Adam Blahnik is a Minnesota divorce attorney and law partner at Blahnik, Prchal & Stoll PLLC, a law firm based out of Prior Lake, Minnesota (in Scott County). Adam practices in all areas of family law, including divorce, child custody, child support, spousal maintenance, property division, prenuptial agreements, paternity, Orders for Protection (OFP) and Harassment Restraining Orders (HRO). Adam also practices in tribal court, and frequently represents clients at the Shakopee Mdewakanton Sioux Community (SMSC) and Prairie Island Tribal Court.
Adam received his juris doctor degree from William Mitchell College of Law in 2005, and was admitted to practice law in Minnesota the same year. Adam is also licensed to practice before the United States District Court, District of Minnesota, Shakopee Mdewakanton Sioux Community and Prairie Island Tribal Court.
Adam is a member of the Minnesota State Bar Association and a member of the family law section therein. He is a member of the Eighth District Bar Association, which covers Scott County, Carver County, Le Sueur County, Sibley County and McLeod County.
Adam has presented at the annual Minnesota Family Law Institute on issues of tribal court practice in the area of family law. Adam has presented on several other family topics at accredited continuing legal seminars.
Adam is very active within the Prior Lake community. He is a member of the Prior Lake Rotary Club (past president) and member of the Prior Lake Chamber of Commerce (past Board member). In addition, Adam served positions on the Prior Lake Planning Commission and on the Prior Lake Economic Development Advisory Committee (EDAC).
In addition to having his law office in Prior Lake, Adam also resides just outside of Prior Lake (in Shakopee, Minnesota) with his wife, Terrie. Adam maintains a small hobby farm, and enjoys raising goats, chickens and honey bees. He also enjoys growing perennial edible crops and a large vegetable garden.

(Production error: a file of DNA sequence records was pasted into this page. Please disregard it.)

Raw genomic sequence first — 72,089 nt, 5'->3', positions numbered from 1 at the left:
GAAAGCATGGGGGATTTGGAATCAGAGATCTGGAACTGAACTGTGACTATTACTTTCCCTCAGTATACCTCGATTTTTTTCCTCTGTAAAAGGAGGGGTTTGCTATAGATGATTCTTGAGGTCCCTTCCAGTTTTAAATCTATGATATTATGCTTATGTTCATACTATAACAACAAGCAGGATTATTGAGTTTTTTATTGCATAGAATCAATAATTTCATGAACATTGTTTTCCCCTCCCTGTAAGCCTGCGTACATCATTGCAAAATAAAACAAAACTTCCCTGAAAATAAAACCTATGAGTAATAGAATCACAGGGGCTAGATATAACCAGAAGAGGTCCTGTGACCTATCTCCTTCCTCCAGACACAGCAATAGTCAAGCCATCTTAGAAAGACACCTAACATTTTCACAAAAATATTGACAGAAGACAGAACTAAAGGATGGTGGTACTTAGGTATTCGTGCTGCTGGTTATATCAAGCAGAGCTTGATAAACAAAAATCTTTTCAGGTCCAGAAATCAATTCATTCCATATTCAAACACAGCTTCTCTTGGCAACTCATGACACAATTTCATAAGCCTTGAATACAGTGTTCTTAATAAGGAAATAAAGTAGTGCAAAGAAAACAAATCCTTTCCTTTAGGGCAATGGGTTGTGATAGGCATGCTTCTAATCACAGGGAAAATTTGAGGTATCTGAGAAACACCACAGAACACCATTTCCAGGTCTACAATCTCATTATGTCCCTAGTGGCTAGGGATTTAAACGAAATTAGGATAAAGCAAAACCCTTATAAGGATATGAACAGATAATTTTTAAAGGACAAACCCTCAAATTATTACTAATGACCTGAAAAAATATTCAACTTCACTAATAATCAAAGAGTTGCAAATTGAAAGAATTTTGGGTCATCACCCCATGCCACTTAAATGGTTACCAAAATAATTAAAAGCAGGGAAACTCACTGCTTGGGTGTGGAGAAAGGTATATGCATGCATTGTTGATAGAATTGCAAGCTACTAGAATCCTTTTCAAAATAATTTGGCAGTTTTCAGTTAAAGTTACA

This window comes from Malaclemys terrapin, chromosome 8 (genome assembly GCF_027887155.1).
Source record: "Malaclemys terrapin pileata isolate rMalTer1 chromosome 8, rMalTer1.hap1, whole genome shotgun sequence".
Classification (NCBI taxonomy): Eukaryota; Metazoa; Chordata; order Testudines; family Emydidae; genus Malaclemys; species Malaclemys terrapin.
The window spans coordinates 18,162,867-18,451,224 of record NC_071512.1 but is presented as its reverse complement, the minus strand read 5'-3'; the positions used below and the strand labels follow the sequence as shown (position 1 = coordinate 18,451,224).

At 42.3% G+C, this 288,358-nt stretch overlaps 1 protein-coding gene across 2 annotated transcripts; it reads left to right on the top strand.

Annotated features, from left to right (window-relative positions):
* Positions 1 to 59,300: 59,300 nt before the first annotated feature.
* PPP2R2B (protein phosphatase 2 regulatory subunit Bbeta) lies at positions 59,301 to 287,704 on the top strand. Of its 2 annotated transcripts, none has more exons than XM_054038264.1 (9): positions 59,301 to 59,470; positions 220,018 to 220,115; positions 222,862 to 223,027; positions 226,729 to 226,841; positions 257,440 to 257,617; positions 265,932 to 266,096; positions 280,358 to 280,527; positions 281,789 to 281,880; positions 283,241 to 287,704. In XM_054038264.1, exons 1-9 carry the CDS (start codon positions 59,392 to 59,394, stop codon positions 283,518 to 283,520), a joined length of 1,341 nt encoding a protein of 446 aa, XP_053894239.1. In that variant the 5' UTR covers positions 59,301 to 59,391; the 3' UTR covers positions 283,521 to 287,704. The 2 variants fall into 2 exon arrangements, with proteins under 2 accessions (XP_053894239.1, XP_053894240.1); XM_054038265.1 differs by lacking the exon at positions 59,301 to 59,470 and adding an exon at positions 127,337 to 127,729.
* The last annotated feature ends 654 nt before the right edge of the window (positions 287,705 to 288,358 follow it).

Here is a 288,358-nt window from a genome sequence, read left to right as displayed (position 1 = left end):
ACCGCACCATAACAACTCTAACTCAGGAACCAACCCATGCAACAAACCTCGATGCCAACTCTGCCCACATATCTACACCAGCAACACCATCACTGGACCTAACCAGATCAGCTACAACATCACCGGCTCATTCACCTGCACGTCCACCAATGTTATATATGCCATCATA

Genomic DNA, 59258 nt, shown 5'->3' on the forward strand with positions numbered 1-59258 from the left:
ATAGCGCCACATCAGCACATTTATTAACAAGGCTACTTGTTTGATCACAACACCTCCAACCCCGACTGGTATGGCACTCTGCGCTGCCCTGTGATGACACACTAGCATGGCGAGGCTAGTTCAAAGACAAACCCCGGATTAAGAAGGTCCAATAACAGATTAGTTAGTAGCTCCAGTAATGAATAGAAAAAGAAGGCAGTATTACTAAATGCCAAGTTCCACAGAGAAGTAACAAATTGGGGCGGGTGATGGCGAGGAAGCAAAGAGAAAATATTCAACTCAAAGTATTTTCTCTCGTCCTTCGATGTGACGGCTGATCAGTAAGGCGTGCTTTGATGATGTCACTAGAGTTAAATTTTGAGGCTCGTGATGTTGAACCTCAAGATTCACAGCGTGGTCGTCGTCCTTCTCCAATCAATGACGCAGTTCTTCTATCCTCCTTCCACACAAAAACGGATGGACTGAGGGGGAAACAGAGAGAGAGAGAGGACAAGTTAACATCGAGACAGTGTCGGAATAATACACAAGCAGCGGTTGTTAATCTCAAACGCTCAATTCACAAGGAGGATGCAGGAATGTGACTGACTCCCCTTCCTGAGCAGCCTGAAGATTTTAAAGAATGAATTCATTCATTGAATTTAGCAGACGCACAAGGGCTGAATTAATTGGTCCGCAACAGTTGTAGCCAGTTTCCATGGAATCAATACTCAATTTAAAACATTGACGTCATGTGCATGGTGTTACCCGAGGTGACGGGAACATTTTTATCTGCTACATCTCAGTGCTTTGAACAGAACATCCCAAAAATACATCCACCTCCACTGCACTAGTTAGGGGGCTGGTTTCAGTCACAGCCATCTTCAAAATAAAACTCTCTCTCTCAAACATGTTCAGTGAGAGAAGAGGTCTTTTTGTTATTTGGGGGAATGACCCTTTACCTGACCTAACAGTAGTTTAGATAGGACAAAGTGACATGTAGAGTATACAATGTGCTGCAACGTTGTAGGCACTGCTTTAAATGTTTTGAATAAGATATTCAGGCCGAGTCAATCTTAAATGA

- Family Law
- Domestic Violence
- Business Law
- Real Estate Law
- General Civil
- Free Consultation
free initial consultation up to one hour
- Credit Cards Accepted
all major credit cards
- Paralegal/Law Clerk/Attorney
- Sieloff and Associates, P.A.
- Minnesota State College & University - Winona State University
- B.S. | Paralegal and Political Science
- William Mitchell College of Law
- Minnesota State College & University - Minnesota State University, Mankato
- Minnesota State Bar
- Eighth District Bar Association
- First District Bar Association Member
- Minnesota Family Law Revisions 2015, New Orleans Legal Conference 2015, New Orleans
- Sieloff & Associates
- presentation on the legislative changes in the area of family law in 2015
- 7 Things Every Family Lawyer Should Know About Tribal Law, Minnesota Family Law Institute, St. Paul
- Minnesota CLE
- The Intersection of Family Law and Tribal Law, Minnesota Family Law Institute, St. Paul
- Minnesota CLE
- established a Quick Sheet for Tribal Court Family Law Practice in Minnesota
- Gender Fairness in Family Law, Sieloff & Associates Family Law Seminar, New Orleans
- Sieloff & Associates
- presentation on the Minnesota Supreme Court Task Force for gender fairness in the Courts
- UCCJEA Basics in Minnesota, Sieloff & Associates Family Law Seminar, Las Vegas
- Sieloff & Associates, P.A.
- presentation on the Uniform Child Custody Jurisdiction and Enforcement Act
- Blahnik, Prchal & Stoll, PLLC
- Blahnik, Prchal & Stoll
- Blog - Blahnik, Prchal & Stoll, PLLC - Attorneys
- Spousal Maintenance: Who Pays the Taxes?
7 November 2019
- Holiday Parenting Time Disputes
21 October 2019
- An Award of Attorney's Fees in Minnesota Divorce and Family Law Proceedings
5 September 2019
- Marital House: Should I Stay or Should I Go?
20 August 2019
- Should I Get a Divorce?
17 July 2019
- Property Division: What Can I Keep & What Must be Divided?
12 June 2019
- Can't We Just Agree?
3 May 2019
- Do I Need a Will or a Trust
26 April 2019
- Minnesota Parenting Time & Child Support Laws Effective 2018
3 December 2018
- Q. On what grounds can a minor be emancipated under Minnesota law?
- A: Minnesota law does not define emancipation or give a procedure to follow to be emancipated. So, the process and grounds for emancipation are not all that clear, and may be different from county to county. Much of it depends on child's parents. Thus, if your parents allow you to live on your own, you might be considered emancipated. Therefore, permission from your parents could be grounds. Their permission would be based whether they actually say you can or should live by yourself. Consent from parents may be proven if they don’t try to get you to come home after running away, etc. Each case is very fact-specific.